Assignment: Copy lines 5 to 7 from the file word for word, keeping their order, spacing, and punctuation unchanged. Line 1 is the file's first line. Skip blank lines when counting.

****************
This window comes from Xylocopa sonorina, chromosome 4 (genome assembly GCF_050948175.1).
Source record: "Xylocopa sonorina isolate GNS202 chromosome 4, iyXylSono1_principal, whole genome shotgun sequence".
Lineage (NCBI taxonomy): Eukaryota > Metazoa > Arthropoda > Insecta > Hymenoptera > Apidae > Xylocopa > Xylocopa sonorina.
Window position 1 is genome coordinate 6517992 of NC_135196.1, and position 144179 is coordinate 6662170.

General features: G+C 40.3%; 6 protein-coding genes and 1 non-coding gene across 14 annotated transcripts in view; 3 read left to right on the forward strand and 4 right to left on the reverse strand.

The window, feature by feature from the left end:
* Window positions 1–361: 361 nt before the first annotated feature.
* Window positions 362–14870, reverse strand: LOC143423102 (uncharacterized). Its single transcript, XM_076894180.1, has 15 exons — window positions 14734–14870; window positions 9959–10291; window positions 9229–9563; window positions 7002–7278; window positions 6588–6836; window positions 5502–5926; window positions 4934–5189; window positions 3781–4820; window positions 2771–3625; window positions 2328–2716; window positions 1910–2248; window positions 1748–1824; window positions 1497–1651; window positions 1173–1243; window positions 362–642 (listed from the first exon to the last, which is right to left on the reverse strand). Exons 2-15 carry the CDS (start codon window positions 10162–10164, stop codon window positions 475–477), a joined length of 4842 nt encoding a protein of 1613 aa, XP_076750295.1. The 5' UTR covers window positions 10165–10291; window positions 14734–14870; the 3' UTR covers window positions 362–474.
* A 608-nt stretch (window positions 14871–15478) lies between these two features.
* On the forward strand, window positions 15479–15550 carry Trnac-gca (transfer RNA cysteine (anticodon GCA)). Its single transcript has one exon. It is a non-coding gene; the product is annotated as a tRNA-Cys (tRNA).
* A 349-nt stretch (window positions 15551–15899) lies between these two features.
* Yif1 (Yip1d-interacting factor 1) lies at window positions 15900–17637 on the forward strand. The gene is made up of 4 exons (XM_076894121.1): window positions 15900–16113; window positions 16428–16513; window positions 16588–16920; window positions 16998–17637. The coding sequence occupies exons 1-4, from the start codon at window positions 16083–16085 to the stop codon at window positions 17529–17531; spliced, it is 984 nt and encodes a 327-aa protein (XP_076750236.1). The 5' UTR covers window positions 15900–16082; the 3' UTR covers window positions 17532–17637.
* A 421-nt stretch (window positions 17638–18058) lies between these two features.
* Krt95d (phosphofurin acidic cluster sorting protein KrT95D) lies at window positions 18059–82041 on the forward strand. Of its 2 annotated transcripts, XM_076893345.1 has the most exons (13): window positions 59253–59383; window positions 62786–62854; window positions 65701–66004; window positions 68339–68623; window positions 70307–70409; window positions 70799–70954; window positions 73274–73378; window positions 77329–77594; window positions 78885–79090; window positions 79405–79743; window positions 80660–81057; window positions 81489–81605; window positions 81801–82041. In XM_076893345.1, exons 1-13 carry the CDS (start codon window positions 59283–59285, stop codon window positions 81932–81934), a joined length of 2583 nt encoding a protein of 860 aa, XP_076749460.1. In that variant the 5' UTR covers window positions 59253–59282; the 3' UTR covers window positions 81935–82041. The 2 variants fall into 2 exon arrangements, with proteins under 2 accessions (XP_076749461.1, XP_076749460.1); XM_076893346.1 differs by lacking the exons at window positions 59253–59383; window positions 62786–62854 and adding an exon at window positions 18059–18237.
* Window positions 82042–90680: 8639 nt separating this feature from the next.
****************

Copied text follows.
General features: G+C 40.3%; 6 protein-coding genes and 1 non-coding gene across 14 annotated transcripts in view; 3 read left to right on the forward strand and 4 right to left on the reverse strand.

The window, feature by feature from the left end:
* Window positions 1–361: 361 nt before the first annotated feature.